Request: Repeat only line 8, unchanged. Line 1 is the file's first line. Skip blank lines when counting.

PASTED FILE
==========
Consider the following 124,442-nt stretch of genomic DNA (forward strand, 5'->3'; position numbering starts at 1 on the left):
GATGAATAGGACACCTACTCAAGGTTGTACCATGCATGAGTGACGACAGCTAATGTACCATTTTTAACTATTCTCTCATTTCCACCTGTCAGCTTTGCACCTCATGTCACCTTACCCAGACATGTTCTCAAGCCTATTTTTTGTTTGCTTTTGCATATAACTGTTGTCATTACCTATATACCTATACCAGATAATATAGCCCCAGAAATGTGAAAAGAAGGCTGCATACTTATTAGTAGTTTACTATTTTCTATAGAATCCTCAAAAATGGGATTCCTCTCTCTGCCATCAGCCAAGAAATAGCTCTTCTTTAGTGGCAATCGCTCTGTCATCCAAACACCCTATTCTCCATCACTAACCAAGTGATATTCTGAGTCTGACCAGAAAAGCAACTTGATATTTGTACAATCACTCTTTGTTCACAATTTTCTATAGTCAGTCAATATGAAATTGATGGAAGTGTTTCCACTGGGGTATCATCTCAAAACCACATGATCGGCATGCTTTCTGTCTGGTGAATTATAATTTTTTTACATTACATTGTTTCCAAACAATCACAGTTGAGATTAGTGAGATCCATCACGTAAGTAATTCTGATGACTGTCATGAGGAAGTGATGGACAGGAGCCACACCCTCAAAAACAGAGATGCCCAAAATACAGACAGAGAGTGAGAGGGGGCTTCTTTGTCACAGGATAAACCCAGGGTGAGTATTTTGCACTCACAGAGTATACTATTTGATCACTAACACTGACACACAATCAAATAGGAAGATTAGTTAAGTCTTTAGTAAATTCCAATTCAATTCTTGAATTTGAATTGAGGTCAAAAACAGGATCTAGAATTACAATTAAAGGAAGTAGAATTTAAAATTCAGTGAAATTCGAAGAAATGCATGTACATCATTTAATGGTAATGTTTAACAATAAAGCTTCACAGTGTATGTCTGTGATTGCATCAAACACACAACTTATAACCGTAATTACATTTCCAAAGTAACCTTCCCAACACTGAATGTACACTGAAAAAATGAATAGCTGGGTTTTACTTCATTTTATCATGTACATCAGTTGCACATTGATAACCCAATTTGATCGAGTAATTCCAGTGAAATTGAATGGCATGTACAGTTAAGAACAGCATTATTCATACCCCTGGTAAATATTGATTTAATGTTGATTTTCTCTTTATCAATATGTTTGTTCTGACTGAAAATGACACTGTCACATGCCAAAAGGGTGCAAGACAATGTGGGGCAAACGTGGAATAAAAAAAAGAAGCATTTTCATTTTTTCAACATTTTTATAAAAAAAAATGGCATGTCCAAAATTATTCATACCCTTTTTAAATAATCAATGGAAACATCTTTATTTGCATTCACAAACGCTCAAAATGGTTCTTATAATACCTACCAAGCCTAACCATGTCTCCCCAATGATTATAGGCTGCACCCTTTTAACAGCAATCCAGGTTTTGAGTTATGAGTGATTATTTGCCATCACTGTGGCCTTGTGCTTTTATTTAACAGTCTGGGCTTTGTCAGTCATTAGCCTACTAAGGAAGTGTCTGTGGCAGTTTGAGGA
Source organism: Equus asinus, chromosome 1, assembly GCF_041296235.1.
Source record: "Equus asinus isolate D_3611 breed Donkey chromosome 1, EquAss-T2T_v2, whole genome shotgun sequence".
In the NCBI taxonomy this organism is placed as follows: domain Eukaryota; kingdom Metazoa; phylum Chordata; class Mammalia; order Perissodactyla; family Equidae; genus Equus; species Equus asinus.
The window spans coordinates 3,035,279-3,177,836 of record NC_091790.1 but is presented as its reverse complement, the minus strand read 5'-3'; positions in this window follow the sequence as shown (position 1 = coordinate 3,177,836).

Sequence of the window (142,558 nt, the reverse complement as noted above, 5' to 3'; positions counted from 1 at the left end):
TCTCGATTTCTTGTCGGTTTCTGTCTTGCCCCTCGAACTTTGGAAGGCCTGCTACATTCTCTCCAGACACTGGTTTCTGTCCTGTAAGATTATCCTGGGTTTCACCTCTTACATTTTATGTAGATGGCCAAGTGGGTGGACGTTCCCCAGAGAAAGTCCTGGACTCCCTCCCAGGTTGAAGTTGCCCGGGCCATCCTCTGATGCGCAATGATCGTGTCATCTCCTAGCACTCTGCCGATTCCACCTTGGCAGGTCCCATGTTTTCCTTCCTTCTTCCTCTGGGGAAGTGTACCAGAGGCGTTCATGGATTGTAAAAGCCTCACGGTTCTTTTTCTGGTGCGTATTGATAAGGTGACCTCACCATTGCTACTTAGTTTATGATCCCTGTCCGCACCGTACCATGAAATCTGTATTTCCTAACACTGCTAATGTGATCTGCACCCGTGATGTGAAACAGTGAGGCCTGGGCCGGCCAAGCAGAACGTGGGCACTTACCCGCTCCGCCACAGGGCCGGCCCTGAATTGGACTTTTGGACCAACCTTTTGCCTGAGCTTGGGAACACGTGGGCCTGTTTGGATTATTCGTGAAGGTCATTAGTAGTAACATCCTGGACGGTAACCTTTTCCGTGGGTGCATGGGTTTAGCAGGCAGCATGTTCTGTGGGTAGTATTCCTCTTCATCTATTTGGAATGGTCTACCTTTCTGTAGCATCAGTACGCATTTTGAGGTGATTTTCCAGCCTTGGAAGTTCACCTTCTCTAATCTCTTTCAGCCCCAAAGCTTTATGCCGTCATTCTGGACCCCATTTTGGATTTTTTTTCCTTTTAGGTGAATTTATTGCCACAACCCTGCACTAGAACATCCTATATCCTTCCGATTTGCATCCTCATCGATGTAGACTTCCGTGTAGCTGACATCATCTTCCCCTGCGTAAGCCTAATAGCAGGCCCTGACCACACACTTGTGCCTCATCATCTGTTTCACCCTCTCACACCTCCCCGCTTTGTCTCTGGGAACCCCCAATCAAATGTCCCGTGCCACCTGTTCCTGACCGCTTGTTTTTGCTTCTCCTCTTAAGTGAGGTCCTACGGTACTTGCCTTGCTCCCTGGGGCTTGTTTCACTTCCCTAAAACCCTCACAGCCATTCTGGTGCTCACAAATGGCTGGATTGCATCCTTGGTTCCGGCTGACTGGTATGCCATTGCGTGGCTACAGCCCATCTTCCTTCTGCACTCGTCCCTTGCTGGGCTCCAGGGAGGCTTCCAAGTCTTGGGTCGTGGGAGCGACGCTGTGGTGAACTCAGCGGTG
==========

TCTCGATTTCTTGTCGGTTTCTGTCTTGCCCCTCGAACTTTGGAAGGCCTGCTACATTCTCTCCAGACACTGGTTTCTGTCCTGTAAGATTATCCTGGGTTTCACCTCTTACATTTTATGTAGATGGCCAAGTGGGTGGACGTTCCCCAGAGAAAGTCCTGGACTCCCTCCCAGGTTGAAGTTGCCCGGGCCATCCTCTGATGCGCAATGATCGTGTCATCTCCTAGCACTCTGCCGATTCCACCTTGGCAGGTCCCATGTTTTCCTTCCTTCTTCCTCTGGGGAAGTGTACCAGAGGCGTTCATGGATTGTAAAAGCCTCACGGTTCTTTTTCTGGTGCGTATTGATAAGGTGACCTCACCATTGCTACTTAGTTTATGATCCCTGTCCGCACCGTACCATGAAATCTGTATTTCCTAACACTGCTAATGTGATCTGCACCCGTGATGTGAAACAGTGAGGCCTGGGCCGGCCAAGCAGAACGTGGGCACTTACCCGCTCCGCCACAGGGCCGGCCCTGAATTGGACTTTTGGACCAACCTTTTGCCTGAGCTTGGGAACACGTGGGCCTGTTTGGATTATTCGTGAAGGTCATTAGTAGTAACATCCTGGACGGTAACCTTTTCCGTGGGTGCATGGGTTTAGCAGGCAGCATGTTCTGTGGGTAGTATTCCTCTTCATCTATTTGGAATGGTCTACCTTTCTGTAGCATCAGTACGCATTTTGAGGTGATTTTCCAGCCTTGGAAGTTCACCTTCTCTAATCTCTTTCAGCCCCAAAGCTTTATGCCGTCATTCTGGACCCCATTTTGGATTTTTTTTCCTTTTAGGTGAATTTATTGCCACAACCCTGCACTAGAACATCCTATATCCTTCCGATTTGCATCCTCATCGATGTAGACTTCCGTGTAGCTGACATCATCTTCCCCTGCGTAAGCCTAATAGCAGGCCCTGACCACACACTTGTGCCTCATCATCTGTTTCACCCTCTCACACCTCCCCGCTTTGTCTCTGGGAACCCCCAATCAAATGTCCCGTGCCACCTGTTCCTGACCGCTTGTTTTTGCTTCTCCTCTTAAGTGAGGTCCTACGGTACTTGCCTTGCTCCCTGGGGCTTGTTTCACTTCCCTAAAACCCTCACAGCCATTCTGGTGCTCACAAATGGCTGGATTGCATCCTTGGTTCCGGCTGACTGGTATGCCATTGCGTGGCTACAGCCCATCTTCCTTCTGCACTCGTCCCTTGCTGGGCTCCAGGGAGGCTTCCAAGTCTTGGGTCGTGGGAGCGACGCTGTGGTGAACTCAGCGGTG